Each undirected edge represents two mutually correlated variables where
we cannot know whether causality (if any) goes in one or the other
direction. He, Geng and Liang describe a hierarchical partitioning of
a class of Markov-equivalent causal networks (given by a chordal chain
graph) into finer and finer subclasses up to the point where the
partition consists of the single causal networks. They prove that,
at each stage of the refinement process, an equivalence class can be
again represented as a chordal chain graph.
Variational Bayesian Learning results from Bayesian Learning by
introducing a simplifying assumption (in case there are hidden variables)
that makes the approach computationally more tractable. Empirically it
is known to have good generalization performance in many applications.
Watanabe and Watanabe provide some additional theoretical support by
proving lower and upper bounds on the stochastic complexity in the
Variational Bayesian learning of the mixture of exponential families.
As for classification tasks, the Bayes classifier chooses the label that
has the maximum a posteriori probability. In order to apply the formula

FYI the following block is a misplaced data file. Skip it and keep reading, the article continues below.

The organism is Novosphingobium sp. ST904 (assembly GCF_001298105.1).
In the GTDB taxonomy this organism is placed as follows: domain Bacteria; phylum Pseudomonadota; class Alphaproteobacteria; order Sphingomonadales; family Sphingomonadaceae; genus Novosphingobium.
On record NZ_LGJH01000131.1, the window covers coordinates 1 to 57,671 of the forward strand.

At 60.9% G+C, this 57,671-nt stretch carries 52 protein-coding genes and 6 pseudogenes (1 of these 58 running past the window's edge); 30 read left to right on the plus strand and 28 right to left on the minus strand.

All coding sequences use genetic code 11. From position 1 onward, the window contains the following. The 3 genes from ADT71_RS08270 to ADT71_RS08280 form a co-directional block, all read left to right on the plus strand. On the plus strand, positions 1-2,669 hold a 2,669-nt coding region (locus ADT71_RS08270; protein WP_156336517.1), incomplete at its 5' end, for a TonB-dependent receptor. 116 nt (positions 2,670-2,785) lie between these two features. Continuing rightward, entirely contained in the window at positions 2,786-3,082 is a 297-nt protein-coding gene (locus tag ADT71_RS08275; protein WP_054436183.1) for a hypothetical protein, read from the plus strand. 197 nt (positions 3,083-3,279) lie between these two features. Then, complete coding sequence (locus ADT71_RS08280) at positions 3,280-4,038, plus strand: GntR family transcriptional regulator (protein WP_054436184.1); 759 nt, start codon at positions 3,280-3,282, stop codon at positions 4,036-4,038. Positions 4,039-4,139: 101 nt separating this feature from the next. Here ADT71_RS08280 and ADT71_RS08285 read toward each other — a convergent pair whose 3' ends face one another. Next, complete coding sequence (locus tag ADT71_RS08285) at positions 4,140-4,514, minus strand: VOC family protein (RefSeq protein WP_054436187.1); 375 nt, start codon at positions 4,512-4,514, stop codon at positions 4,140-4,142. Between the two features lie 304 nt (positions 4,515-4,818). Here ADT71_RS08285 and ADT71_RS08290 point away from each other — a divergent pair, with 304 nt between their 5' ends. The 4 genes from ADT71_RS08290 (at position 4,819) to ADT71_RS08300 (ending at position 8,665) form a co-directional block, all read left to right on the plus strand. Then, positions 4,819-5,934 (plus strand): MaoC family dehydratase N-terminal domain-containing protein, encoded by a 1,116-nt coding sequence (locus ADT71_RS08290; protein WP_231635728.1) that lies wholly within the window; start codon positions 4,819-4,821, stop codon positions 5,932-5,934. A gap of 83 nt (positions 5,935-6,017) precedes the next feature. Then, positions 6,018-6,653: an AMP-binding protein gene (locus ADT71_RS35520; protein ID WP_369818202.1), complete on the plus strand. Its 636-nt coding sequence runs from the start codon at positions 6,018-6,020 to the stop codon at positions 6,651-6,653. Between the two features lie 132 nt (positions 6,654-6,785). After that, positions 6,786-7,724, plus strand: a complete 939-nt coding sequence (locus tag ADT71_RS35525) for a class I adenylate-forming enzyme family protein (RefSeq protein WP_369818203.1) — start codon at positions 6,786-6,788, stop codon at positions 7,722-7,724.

of Bayes, we have to know the a priori probability and (an approximation
of) the class-conditional densities. Thonangi and Pudi suggest a new
method for the approximation of the class-conditional densities: they use
a class-conditional probability model of the data (based on certain
conjunctions of binary features and the corresponding relative
frequencies) and determine the density function of maximum entropy
that satisfies this model.
In the PAC-learning model, the learner receives as input training examples,
drawn at random according to an unknown distribution and labeled according
to an unknown target function ƒ, and returns a “hypothesis”
(with high probability of success) is a close approximation of ƒ. While
the first papers on pac-learning focussed on binary classification problems
with the probability of misclassification as an underlying pseudo-metric,